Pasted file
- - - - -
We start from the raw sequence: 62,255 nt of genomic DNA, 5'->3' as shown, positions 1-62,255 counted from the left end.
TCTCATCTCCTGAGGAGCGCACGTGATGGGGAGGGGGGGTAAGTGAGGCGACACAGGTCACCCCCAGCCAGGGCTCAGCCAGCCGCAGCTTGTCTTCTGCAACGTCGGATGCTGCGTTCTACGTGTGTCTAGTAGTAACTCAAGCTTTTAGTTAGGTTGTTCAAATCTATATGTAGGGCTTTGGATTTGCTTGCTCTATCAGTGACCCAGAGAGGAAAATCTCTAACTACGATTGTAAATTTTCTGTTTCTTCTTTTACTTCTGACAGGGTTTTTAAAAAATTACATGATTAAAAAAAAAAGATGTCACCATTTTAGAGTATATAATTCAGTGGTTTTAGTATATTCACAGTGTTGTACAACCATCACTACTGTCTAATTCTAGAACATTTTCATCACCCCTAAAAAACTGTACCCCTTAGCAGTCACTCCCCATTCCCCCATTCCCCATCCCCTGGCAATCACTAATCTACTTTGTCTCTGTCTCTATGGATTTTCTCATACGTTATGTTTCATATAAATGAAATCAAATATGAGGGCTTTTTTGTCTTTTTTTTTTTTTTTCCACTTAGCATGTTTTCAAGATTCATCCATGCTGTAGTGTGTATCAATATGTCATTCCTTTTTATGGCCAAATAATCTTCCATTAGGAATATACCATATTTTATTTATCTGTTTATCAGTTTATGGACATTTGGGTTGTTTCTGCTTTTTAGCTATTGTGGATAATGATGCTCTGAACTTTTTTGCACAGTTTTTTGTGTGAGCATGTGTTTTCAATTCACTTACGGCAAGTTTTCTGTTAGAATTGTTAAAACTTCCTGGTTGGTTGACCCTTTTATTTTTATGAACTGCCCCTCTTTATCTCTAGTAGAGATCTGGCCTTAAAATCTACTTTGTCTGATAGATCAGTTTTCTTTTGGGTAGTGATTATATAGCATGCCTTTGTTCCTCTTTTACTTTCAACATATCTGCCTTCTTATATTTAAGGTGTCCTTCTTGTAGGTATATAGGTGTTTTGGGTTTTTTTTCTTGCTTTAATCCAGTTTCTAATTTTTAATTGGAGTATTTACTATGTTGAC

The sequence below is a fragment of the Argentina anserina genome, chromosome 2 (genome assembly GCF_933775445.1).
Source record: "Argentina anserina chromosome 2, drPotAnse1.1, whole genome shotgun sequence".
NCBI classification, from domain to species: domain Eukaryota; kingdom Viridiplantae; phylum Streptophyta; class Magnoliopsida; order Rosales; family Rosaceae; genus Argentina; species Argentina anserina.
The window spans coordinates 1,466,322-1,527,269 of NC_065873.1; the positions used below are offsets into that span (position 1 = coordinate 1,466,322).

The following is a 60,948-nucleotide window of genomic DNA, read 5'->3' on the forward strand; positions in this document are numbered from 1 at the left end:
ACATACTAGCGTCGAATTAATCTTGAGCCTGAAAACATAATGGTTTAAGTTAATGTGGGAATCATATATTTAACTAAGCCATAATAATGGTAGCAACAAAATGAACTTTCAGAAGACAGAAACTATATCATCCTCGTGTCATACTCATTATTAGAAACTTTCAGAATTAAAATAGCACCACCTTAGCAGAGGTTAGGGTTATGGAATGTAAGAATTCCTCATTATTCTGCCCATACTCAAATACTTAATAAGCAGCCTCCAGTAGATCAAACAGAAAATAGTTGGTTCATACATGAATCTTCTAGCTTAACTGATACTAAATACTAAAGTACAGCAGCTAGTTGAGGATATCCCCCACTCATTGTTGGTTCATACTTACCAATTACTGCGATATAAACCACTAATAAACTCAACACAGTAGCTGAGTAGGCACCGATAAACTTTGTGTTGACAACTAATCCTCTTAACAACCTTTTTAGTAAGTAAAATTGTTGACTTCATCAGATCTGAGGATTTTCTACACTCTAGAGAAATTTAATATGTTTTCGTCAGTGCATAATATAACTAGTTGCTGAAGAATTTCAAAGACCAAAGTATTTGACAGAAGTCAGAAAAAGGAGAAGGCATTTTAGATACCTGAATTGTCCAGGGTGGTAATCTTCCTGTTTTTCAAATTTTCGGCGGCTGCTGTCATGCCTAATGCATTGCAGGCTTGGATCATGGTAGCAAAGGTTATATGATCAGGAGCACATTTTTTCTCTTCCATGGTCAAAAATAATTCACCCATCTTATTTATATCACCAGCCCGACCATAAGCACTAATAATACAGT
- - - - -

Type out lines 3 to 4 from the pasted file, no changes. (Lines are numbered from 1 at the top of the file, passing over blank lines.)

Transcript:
The sequence below is a fragment of the Argentina anserina genome, chromosome 2 (genome assembly GCF_933775445.1).
Source record: "Argentina anserina chromosome 2, drPotAnse1.1, whole genome shotgun sequence".